VISUALSTUDIO.COM : The server encountered an unknown failure: The underlying connection was closed: Could not establish trust relationship for the SSL/TLS secure channel

Maybe this is telling me to go do a better Saturday than continue coding for our new product 🙂

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I tried to check-in some changes that I made in our solutions and I got this error: The server encountered an unknown failure: The underlying connection was closed: Could not establish trust relationship for the SSL/TLS secure channel. We are hosted to VisualStudio.com (the former TFS Service). If you also have this error, it means that there is a problem with the TFS Service or in Azure. Check out this link for their Service Dashboard:

http://www.windowsazure.com/en-us/support/service-dashboard/

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I searched the net and so far here’s from the TFS Service blog on MSDN: http://blogs.msdn.com/b/tfservice/archive/2013/02/22/service-interruption-2-22-2013-update.aspx

So I guess, I would not be doing some check-in’s for a while. It’s a good Saturday and its weekend. I should not be working now lol. Bye for now.

How Team Foundation Service enabled, efficient and saved a team of Ninjas a number of times!

I have not blogged for a few weeks now because of my left and right projects – running around to places and I just had to do a blogpost today to highlight one of the best tool in my teams arsenal: the TFS Service (http://www.tfspreview.com/)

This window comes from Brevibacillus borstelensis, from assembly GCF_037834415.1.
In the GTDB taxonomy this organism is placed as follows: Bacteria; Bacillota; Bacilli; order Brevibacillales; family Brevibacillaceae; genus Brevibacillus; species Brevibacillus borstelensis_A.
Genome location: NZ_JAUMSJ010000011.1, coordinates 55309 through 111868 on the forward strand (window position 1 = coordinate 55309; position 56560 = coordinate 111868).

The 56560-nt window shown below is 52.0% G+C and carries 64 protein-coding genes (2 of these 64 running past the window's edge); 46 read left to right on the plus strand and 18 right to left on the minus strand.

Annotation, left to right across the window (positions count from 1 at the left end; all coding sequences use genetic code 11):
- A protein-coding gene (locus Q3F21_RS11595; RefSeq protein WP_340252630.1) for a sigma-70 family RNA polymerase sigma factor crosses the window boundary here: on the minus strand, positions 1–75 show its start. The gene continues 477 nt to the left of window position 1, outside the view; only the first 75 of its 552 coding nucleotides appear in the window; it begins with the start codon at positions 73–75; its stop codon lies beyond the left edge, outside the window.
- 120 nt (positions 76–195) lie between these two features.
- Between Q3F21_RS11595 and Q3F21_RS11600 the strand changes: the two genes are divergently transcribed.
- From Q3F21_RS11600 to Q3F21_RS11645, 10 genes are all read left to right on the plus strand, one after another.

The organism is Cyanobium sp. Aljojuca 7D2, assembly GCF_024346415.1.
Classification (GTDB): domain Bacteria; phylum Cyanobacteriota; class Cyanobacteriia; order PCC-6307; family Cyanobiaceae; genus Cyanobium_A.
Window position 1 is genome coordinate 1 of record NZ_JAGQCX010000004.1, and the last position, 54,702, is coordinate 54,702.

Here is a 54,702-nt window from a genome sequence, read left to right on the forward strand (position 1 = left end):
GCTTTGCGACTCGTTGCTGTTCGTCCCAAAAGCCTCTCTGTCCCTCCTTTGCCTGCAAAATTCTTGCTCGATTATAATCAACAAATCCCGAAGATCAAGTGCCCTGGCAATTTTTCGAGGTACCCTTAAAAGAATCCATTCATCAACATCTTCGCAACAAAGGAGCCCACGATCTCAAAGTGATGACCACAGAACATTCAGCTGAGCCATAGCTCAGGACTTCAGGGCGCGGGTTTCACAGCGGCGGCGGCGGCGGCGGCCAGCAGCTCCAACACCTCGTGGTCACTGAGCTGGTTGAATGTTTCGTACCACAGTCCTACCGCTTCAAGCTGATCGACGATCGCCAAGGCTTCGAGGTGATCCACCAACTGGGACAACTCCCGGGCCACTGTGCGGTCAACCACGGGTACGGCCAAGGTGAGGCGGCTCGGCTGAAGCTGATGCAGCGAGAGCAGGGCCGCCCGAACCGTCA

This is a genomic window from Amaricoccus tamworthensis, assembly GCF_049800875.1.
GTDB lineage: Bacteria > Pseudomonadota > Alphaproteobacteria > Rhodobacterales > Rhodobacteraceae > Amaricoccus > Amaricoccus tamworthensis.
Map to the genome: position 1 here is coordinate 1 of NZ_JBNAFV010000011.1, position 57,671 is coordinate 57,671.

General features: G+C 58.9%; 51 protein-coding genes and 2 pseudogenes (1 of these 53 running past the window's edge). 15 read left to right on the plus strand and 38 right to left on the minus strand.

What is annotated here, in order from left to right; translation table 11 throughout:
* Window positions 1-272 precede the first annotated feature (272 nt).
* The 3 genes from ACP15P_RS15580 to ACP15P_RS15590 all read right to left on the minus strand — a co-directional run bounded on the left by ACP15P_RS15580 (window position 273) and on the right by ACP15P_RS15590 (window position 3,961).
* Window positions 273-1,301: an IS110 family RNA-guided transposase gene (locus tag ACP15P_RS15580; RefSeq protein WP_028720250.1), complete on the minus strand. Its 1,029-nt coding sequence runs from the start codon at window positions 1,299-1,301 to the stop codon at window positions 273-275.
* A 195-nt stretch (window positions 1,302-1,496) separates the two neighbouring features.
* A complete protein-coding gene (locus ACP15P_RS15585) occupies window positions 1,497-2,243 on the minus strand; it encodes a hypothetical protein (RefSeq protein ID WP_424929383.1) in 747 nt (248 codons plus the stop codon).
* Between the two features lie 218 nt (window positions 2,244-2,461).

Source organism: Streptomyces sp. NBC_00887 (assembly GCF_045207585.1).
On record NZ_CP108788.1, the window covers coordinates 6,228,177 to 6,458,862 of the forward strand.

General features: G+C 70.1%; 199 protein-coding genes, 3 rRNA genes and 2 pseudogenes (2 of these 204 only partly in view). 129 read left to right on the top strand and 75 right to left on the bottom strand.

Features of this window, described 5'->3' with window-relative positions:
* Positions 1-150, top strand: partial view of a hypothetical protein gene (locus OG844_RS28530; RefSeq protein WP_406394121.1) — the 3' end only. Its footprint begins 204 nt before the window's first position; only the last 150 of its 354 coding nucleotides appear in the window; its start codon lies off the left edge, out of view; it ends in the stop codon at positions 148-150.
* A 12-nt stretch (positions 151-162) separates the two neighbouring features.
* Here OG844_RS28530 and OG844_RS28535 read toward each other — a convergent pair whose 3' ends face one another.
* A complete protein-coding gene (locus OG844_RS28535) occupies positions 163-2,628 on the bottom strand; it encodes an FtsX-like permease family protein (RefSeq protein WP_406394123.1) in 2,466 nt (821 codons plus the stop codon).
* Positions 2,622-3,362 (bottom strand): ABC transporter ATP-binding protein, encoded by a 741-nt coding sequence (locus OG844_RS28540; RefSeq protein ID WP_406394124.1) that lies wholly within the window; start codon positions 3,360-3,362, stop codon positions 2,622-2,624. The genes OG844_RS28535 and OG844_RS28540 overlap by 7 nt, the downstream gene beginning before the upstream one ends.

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Disclaimer: Today it is called TFS Preview, Preview, It means its not on its not yet a full product like a beta. So if you are going to try this out, even on a live project like me, please make sure you have a fallback, back-ups and alternatives. I on the other hand, saw the potential early on and I weigh the risks involved in contrast with the benefits that it would give my team – thus I decided to go ahead. But that’s just me.

So what’s Team Foundation ? TFS is a collaboration platform for application development thru its life cycle. It is used to be a stand-alone product that needs a Windows Server Platform and a list of hardware and software requirements  for you to take advantage of its capabilities. What Capabilities? If you are a developer or a development project manager, you will love TFS. TFS gives you the ability to manage your team development process. In a nutshell id like to give a simple run-thru. A scenario when you already have the architecture of the application to be built and it just needs to be assigned to each developer.

  1. Assign a work item to a developer and track its progress.

  2. Developer writes code based on those work items. Submits the source codes then if necessary closes a work item when he or she is already finished, informing the project manager real time.

  3. Other developers writes code in parallel, with the ability to merge their work.

  4. Versioning of source codes. Each changes are saved in the server for later review or the eventual rollback just in case.

  5. Automatically translate these source codes to usable software.

  6. Test the software an file a “bug” task to a developer to be fixed.

    That 5 above, you can summarize that as in Work, Source Control and Build.
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The above screen is the Home dashboard for the TFS Preview and it still reminds me back in the days where I had worked with TFS since the 2005 and that I have always wanted is a secure out-of-office access that enables me to assign work items, check bugs and also contribute on the source codes deliverables. Especially nowadays that I am running around all over places (or working from home and outside :p ).